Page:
Faith’s internal conflict may strike a familiar chord in your life. If you, too, are having trouble accepting your adult role as a caretaker of God’s belongings, try spending more time in prayer, meditation, and Bible study. “I’m trying to control impulsive spending more. Before I get out of my car, I try to say a prayer and remind myself where I want to be [spiritually and financially],” Faith says. “My goal financially is just to be mature about what I have, whether it’s a lot or a little, and to handle it in the way the Bible tells us we should handle it.”

By overspending as God’s children, we are telling him that we know better than he does how our money should be spent. We are telling him that we are lord over our finances. Repentance is key to breaking free from this pride.

The Role of Money

To establish workable financial goals, you must first determine exactly what role money plays in your life, using the four-step process in figure 1.1. First, determine what matters most to you and what you want to accomplish. Is it more quality time with your family? A six-figure income and accolades from your peers? Learning to be content with what you have? Making a difference in the world? Being financially comfortable enough to follow your calling into full-time ministry? Homeschooling your children and being a stay-at-home mom?

Steps to Setting Goals

1. List life goals and beliefs.

2. Does behavior support or contradict goals?

3. List specific financial goals.

4. Form action plan to surmount obstacles.

Figure 1.1

Whatever system of beliefs and values you have should be listed in your journal under the heading “Important Life Goals.” It may help to think of it this way: If you knew you had only one year to live, what would be most important to you and how would you spend your time? List as many ideas as you feel apply to your situation. If you really believe that working ten hours a day in corporate America is the ultimate goal in your life, then by all means list it. However, I suspect that item won’t grace most people’s list!

The second step is to read through that list again. Ask yourself these two questions: Do my present fiscal habits move me closer to or further away from this goal? Am I willing to make sacrifices to get where I want to be financially? If you wrote down that you want to give money to charitable organizations but are currently giving zero in this area and are instead filling your closet with clothing you don’t need, then your current spending is incompatible with that life goal. If you find that many of the life goals you stated aren’t supported by your financial habits, then it’s time to reprioritize some things and create a new action plan.

Write down how you feel about your overall financial situation under the heading “My Feelings.” You may be pretty comfortable with where you are or somewhat stunned to realize how wide apart your life goals and current financial habits are. Your honesty is crucial to achieving success with your makeover and moving past any fears and bondage you may have. What you write is between you and the Creator, so try not to avoid serious issues that you know are hanging over your life.

If you make a good income but gamble much of it away every month, then you need to get with God and deal with that. Stop joining in the office lottery-ticket pool if that’s a temptation. If you’re losing sleep at night because you’re a single parent and are struggling to make ends meet and purchase a home, take it to God in prayer. Ask for clarity about your financial picture as well as other areas of your life and what he wants you to achieve. Ask for forgiveness for wasting or mismanaging resources and for the wisdom you need to heal your finances.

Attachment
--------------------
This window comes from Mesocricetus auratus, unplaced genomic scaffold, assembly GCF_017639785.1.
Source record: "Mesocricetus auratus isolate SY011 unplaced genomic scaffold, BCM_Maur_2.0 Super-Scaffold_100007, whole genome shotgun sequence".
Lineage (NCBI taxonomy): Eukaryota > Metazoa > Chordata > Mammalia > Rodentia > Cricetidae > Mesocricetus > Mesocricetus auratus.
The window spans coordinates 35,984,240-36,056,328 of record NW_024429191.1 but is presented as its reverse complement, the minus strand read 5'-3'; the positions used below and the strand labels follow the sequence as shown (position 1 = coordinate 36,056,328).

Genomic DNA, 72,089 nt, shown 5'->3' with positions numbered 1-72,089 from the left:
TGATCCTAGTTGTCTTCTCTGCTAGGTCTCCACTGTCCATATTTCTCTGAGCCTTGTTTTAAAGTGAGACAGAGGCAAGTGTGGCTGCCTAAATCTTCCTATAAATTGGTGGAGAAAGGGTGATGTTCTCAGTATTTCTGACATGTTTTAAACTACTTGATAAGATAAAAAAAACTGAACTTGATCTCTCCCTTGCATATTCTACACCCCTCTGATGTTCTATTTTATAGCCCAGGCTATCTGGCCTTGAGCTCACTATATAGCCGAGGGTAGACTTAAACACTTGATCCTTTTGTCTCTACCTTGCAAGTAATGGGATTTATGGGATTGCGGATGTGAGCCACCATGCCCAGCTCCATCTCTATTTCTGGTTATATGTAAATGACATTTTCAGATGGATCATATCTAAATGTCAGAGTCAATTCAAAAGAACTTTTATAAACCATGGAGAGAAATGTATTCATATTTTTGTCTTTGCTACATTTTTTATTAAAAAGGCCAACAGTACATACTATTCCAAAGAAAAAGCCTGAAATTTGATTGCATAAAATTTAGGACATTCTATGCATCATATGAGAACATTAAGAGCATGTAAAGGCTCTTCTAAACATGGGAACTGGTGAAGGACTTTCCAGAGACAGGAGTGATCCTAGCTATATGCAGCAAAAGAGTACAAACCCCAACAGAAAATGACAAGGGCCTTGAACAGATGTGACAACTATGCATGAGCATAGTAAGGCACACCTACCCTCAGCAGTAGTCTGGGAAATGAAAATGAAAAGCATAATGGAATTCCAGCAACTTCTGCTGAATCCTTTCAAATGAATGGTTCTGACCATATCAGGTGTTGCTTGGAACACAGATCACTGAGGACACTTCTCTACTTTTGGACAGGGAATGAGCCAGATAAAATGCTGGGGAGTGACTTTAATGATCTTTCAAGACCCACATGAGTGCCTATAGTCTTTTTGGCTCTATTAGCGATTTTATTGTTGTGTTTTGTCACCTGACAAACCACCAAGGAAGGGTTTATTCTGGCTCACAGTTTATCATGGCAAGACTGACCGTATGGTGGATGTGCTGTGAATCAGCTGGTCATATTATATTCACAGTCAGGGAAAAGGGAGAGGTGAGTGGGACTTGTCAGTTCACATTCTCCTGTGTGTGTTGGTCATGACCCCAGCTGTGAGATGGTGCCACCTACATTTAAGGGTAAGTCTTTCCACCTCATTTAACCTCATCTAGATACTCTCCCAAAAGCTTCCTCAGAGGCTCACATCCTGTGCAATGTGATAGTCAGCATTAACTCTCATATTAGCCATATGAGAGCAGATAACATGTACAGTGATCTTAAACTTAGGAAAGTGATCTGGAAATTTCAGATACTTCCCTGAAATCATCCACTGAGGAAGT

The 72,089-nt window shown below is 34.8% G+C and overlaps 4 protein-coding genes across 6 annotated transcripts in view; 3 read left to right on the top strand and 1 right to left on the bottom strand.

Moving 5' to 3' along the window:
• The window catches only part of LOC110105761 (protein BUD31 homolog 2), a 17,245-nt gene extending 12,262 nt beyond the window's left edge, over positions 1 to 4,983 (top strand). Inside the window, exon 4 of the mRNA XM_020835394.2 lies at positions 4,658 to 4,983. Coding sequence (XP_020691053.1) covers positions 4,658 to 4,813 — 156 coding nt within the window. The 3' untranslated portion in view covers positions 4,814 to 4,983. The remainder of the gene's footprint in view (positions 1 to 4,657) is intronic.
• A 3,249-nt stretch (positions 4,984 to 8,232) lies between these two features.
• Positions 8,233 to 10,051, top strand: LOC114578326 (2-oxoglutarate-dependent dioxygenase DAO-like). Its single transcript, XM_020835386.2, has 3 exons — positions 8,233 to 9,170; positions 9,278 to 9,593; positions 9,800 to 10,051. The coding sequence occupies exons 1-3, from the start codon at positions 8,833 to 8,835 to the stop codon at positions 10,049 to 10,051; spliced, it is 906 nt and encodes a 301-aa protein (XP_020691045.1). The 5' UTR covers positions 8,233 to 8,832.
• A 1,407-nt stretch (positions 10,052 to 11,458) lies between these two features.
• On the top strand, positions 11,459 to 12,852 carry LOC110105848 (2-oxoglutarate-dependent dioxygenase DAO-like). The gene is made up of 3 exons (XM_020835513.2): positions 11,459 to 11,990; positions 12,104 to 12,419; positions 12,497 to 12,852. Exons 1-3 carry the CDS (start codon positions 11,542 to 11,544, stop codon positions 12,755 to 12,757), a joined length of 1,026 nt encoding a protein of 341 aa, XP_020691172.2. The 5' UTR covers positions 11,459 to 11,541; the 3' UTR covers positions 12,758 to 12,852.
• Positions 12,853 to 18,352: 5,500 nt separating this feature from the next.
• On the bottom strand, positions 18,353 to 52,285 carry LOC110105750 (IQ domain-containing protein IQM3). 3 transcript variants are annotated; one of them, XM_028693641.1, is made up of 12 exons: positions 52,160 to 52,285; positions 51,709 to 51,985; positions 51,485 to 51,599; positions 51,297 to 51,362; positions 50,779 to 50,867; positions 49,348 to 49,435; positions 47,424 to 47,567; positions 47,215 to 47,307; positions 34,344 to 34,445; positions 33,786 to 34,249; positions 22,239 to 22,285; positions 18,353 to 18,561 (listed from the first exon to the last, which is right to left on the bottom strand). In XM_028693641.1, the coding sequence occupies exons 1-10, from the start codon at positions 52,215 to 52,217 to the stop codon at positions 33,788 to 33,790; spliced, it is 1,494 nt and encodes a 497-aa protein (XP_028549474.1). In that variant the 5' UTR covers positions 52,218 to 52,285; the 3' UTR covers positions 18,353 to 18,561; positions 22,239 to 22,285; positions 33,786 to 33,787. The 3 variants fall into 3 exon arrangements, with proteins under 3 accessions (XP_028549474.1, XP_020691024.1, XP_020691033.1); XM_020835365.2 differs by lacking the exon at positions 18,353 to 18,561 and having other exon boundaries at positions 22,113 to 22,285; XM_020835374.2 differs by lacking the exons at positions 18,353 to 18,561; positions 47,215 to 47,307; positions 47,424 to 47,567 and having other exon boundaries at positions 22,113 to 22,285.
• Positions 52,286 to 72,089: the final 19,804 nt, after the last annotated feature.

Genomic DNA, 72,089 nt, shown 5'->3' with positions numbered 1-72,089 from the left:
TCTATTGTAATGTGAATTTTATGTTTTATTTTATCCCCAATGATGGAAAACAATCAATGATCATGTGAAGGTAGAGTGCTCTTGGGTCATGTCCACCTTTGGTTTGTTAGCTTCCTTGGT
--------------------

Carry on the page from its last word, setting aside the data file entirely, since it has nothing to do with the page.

The third step for establishing financial goals will provide a blueprint for daily decision making and transactions. Just as an architect draws a blueprint to be used when building a house, your plan will help build a stronger foundation for your fiscal habits. Think about what specific needs or wants you have and list them under the heading “Financial Goals.” If you’ve been struggling to pay for your child’s education or praying that you and your husband will come to better agreement over money matters, then list that here. Remember, be realistic with your plans. Becoming a millionaire in a month is not a realistic goal.

Step four is determining what the biggest obstacles are to achieving the financial goals on your list and developing at least one action plan to surmount them. List those under the heading “Obstacles and Action Plan.” For example, is the real issue that you haven’t received a raise in five years or that you’ve been mismanaging your funds? If mismanaging your money is the issue, then write down: “I will begin managing my money better starting NOW!” Perhaps a steady paycheck has kept you tied to the same job for years without any real sense of purpose or fulfillment. If so, then perhaps you need to write: “I will look for a new job that fulfills me and moves me closer to my life goals.”

The Berlin Wall, built in 1961 to separate communist East Berlin from the noncommunist western half of the city, kept people trapped and cut off from relatives and friends for almost thirty years. Many died trying to escape over the wall, which came to represent a symbol of oppression throughout the world. In 1989 border crossings were opened, and by October 1990 when East and West Germany reunited as one free country, the massive wall was being torn down.1 The joy and relief that citizens on both sides of the city—as well as throughout the entire country—must have felt upon seeing the 26-mile-long wall topple is hard to imagine.

Even before the government officially began tearing down the barrier, reports circulated of excited Germans celebrating by climbing up and hammering off pieces of the wall, as the following excerpt from an article in the German newspaper Die Welt describes.

At the south end of the Hindenburg Platz, where the Wall is 3.5 metres tall, the sounds of hammers were heard for hours. The young people succeeded at breaking off some of the round concrete blocks, and dropping them over into the death strip in the East. As dawn arrived one of the upper parts of a concrete plate reinforced with steel broke off, amid much cheering.2

However big or small your obstacles may be, it’s time to get a sledge hammer and strike them down. Don’t remain cut off from the blessings God has waiting for you in his kingdom. Pray to be released from the grip of fear or self-doubt that may be keeping you paralyzed and unable to make changes in your life.